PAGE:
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House Judiciary Hearing: First Opportunity for Congress to Do Better

Congress is the forum for our country to grapple with the challenges of our time, give voice to the views of citizens, and to decide who we want to be as a nation and the direction we want to move in. That function is desperately needed now as we confront the deep-rooted racial and economic disparities that have been brought to the fore by the horrific killings of George Floyd, Ahmaud Arbery, Breonna Taylor, and so many others.

Yet, we also must recognize that as an institution, Congress has not always given voice to everyone’s views. The voices of people of color have too rarely been centered in debates, particularly on those issues most important to them. As the House and Senate, and all of our political leaders, move toward healing the nation, we must better live up to America’s core values and hold our elected officials accountable to their duties and obligations.

On June 10th, the House Judiciary Committee will hold an oversight hearing on “Policing Practices and Law Enforcement Accountability.” This is likely the first of several hearings that will precede consideration of expected policing reform legislation.

The Congress Project of the Bipartisan Policy Center does not expect these debates to be apolitical or devoid of conflict and disagreement. We do believe, however, that the debates can be more productive than those of recent years. Some committees have regularly set the example for how to achieve this. Their practices should be followed by all and include:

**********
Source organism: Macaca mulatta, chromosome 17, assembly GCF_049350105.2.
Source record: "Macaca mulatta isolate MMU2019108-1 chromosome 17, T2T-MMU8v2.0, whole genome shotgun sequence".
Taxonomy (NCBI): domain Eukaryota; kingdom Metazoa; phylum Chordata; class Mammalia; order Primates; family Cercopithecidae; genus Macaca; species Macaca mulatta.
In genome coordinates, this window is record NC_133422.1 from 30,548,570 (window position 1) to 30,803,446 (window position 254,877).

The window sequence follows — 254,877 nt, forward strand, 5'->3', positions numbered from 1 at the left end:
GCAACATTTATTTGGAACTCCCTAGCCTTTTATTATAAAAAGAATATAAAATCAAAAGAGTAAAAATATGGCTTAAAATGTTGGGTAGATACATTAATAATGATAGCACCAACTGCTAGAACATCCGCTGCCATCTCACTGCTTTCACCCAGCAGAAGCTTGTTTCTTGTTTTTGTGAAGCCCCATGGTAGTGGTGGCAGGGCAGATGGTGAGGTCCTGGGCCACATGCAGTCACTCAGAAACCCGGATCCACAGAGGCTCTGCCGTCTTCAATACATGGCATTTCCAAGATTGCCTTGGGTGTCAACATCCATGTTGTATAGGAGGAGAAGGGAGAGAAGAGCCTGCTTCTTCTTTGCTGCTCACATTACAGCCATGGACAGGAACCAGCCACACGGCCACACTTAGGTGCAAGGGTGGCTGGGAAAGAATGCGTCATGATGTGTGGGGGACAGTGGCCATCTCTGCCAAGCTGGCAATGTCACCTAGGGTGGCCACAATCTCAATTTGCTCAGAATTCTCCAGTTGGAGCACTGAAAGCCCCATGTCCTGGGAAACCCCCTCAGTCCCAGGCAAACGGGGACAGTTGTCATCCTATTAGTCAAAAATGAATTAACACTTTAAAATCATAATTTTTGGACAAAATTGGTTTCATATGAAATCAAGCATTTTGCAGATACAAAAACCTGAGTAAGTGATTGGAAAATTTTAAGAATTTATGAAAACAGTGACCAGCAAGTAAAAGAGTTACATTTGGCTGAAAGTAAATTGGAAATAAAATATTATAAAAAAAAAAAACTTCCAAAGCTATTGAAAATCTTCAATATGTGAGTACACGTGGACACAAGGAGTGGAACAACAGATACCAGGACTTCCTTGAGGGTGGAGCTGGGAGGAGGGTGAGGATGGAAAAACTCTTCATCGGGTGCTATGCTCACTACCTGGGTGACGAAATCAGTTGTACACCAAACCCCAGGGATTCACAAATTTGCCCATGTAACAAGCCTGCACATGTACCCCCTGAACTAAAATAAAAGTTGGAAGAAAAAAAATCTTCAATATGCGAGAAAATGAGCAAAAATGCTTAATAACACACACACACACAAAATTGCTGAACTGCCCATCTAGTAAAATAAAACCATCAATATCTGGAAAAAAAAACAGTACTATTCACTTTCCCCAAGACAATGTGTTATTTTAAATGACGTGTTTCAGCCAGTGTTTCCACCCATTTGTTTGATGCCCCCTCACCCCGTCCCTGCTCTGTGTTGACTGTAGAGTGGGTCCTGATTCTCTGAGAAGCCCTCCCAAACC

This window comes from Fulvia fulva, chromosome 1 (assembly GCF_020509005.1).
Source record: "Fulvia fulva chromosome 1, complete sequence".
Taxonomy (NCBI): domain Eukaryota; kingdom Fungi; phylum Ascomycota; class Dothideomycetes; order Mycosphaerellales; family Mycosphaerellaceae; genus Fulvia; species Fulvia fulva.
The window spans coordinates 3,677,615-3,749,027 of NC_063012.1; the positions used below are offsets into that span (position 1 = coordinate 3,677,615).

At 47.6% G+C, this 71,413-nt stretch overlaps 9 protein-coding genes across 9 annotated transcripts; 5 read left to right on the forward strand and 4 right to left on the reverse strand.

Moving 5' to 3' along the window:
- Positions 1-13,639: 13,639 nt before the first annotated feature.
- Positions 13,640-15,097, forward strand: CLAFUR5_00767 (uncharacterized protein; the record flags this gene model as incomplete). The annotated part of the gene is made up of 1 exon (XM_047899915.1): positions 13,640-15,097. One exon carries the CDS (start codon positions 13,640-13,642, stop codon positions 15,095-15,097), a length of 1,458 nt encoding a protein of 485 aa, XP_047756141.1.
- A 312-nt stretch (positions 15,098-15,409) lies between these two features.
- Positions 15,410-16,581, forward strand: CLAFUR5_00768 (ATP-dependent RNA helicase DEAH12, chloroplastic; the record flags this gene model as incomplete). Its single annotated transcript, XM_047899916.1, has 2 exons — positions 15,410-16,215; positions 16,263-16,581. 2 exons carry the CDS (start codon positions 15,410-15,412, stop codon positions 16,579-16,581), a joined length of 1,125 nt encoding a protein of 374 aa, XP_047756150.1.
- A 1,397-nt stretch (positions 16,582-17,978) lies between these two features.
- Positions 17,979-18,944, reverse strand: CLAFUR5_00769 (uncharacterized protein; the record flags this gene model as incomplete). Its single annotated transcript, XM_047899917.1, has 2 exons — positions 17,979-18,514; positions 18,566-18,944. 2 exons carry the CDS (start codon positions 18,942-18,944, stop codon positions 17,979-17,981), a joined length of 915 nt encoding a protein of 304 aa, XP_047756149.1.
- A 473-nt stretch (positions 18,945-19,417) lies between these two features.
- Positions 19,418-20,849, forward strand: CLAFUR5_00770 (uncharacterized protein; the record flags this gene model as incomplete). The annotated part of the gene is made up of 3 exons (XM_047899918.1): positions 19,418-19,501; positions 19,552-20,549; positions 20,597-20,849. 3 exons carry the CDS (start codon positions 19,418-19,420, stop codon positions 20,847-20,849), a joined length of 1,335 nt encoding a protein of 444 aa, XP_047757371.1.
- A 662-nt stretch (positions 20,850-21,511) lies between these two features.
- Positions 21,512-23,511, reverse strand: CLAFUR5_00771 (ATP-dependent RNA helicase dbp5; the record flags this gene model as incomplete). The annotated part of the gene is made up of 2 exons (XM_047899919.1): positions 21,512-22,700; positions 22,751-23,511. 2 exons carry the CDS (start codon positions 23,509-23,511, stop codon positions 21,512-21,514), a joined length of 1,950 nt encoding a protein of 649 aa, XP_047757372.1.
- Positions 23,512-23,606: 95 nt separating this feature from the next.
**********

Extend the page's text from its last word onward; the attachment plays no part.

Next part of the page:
• Consultation between the majority and minority on hearing topics
  • Joint briefings between the majority and minority prior to hearings to establish a common understanding of facts and an understanding of disagreements
  • Seeking agreement on the purpose and goals of a hearing
  • Bipartisan agreement on the selection of witnesses
  • Before identifying solutions, focus on surfacing a diversity of experiences in society and the facts of the problems

The House Rules Committee recently demonstrated this model in a hearing on constitutional responsibility and authority of the legislative branch. Additionally, for the past year and a half, the House Select Committee on the Modernization of Congress has been a model for thorough legislative factfinding and productive legislating. House and Senate committees should follow their leads.

Americans’ faith in our institutions may be shaken, but Congress can and has to do better.

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